OBG talks to Gregory Domingo, Secretary, Department of Trade and Industry (DTI)

Gregory Domingo, Secretary, Department of Trade and Industry (DTI)

Interview: Gregory Domingo

In what ways are the Philippines working to boost its visibility as an attractive destination for foreign direct investment (FDI)?

GREGORY DOMINGO: When it comes to investments, there are two components: investments by domestic companies and investments by foreign firms. In both cases, we have seen growth in registered investments. For example, looking at registered inflows to the Philippine Economic Zone Authority (PEZA), nearly 100% of them push through whereas, on the Board of Investment side, about 80% push through. Looking at FDI, the numbers have increased over 30% in 2013, while registered investments have also risen up to 30% year-to-date. If one looks at the economic zones (ecozones), particularly those under PEZA in the Calabarzon region, one sees that nearly all of the zones have been taken up.

Another trend has been the growth in domestic investment. For example, in the power business, nearly all the current power projects are being financed locally whereas in the past they were foreign-funded. The best attraction for FDI is a stable and predictable environment. During the administration of President Benigno Aquino III, perception of the Philippines has changed from one that is extremely unpredictable to one that is reasonably predictable. That is the single biggest reason for the turnaround in our economy and the flow of investments; the trust factor and the perception of a clean and honest government.

How can the Philippines further accelerate its ascension on the ease of doing business rankings?

DOMINGO: We will continue to pursue reforms and improve on initiatives that we have already started. A key part of our efforts are centred on automation processes. For example, we have partially automated the process of issuing business name registrations, reducing the processing time from one day to 15 minutes. Our planned e-payment system is also expected to go live soon, and this will allow users to do the entire process online without having to show up at our offices.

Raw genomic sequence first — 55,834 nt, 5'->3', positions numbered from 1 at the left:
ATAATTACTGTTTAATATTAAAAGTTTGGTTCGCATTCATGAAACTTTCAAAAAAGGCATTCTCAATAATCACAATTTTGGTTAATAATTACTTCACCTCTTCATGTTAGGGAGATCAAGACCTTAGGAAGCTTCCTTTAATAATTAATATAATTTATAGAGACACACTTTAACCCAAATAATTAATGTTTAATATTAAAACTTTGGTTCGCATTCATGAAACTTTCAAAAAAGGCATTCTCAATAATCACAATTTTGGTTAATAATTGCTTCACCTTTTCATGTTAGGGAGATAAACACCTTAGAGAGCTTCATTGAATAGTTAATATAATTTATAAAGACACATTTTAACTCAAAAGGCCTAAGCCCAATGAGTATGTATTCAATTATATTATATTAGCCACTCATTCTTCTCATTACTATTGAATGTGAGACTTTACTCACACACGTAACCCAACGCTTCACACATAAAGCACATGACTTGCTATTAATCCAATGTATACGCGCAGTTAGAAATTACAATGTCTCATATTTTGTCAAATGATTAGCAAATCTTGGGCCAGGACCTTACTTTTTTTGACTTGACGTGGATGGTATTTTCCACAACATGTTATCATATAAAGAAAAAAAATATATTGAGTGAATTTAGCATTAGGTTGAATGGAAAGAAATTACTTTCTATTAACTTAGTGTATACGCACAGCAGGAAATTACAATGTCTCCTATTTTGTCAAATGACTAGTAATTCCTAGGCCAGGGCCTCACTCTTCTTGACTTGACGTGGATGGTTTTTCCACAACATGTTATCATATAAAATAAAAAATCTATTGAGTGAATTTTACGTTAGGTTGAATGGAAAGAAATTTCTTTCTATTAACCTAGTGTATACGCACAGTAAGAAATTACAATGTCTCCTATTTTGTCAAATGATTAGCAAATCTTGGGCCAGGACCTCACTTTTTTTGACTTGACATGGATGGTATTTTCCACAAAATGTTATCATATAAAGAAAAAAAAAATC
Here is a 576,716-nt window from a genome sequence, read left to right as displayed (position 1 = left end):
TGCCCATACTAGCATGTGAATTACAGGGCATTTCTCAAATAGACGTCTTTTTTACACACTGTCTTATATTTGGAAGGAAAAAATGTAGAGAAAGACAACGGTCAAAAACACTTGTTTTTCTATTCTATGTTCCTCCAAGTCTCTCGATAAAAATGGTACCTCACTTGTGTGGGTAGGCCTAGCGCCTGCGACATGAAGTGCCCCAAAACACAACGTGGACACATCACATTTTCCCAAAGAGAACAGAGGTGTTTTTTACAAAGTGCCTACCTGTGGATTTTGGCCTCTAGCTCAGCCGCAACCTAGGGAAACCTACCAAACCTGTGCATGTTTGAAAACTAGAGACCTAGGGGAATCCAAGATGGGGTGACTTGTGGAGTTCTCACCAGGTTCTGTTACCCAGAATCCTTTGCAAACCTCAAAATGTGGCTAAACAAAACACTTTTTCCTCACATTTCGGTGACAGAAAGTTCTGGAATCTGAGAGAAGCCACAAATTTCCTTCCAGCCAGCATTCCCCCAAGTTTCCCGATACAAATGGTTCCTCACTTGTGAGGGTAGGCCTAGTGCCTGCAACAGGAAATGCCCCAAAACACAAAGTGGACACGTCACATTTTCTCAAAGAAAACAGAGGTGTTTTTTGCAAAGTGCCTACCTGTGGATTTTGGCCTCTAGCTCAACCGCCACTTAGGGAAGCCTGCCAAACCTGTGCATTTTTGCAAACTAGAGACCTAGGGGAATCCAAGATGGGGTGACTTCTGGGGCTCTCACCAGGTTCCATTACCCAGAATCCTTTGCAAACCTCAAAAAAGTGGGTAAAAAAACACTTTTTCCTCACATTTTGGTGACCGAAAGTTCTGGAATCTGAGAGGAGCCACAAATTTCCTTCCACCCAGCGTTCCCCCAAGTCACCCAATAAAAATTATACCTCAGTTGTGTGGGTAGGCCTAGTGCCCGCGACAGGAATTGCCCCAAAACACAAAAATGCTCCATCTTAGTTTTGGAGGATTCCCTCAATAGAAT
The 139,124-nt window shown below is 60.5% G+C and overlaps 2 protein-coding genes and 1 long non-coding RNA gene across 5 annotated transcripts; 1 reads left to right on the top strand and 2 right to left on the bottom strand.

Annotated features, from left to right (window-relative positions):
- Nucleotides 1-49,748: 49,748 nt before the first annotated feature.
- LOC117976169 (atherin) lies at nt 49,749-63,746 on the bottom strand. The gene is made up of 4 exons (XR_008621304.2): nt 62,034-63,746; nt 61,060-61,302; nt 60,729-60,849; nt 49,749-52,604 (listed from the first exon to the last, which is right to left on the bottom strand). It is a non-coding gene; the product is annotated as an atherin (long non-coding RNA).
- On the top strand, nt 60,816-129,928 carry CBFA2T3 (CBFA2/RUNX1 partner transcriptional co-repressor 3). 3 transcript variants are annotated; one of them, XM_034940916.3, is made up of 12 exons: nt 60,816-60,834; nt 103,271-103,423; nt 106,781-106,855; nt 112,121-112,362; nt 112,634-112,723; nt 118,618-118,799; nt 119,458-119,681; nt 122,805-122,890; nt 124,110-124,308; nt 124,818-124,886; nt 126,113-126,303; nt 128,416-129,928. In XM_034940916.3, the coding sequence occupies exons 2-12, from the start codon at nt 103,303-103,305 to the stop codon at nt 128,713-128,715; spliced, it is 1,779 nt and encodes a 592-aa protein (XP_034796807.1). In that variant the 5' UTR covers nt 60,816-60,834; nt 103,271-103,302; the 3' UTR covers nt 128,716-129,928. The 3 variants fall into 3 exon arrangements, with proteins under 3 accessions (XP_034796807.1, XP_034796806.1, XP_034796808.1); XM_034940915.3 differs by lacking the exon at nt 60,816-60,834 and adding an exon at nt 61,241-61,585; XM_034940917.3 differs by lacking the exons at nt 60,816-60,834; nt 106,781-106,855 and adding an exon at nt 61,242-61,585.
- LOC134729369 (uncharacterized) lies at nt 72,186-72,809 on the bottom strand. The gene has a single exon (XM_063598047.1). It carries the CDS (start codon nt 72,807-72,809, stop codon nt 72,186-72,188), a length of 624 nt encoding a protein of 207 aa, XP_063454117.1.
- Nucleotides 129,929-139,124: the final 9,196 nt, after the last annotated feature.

The Philippines Business Registry (PBR) is another initiative that the DTI is spearheading. PBR is an automated system that is linked to five national agencies, each of which requires business registrations. Using one unified form, PBR generates all the registration information from the five agencies in one go, including the tax identification number.

At the sub-national level, we are working closely with local governments as part of a nationwide programme to establish performance standards in terms of the maximum number of steps and number of days allowed to process business permits and licences.

How can the Philippines pursue the growth of its mature services sector while ensuring diversification into a manufacturing base?

DOMINGO: According to our GDP numbers, growth is broad-based. Agricultural expansion has accelerated and the services sector, which has been our strongest suit in the past decade, has continued to grow at a pace of more than 7%. However, the most positive surprise has been that manufacturing rose at the fastest rate.

Industry growth has been led by construction; however, manufacturing was up by 9.7% during the first quarter of 2013, outpacing services. Our IT/business process outsourcing sector continuous to grow from a very big base, capitalising on the country’s biggest asset: its human resources. In addition, there is a migration to higher value-added work, going from basic call-centre business to more complex professional services.

While most economies worry when services outpace the rest of the economy, we have demonstrated in the past 12 years that we can be a service-led economy and we will continue to support the sector. At the same time, however, we want to diversify our economy by supporting the expansion of manufacturing, especially considering the secondary effects of manufacturing in terms of the supply chains big firms form and the expertise they could develop for the country. This will enable sustainability in the years ahead.

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The Report: The Philippines 2014

Trade & Investment chapter from The Report: The Philippines 2014

Cover of The Report: The Philippines 2014

The Report

This article is from the Trade & Investment chapter of The Report: Philippines 2014. Explore other chapters from this report.

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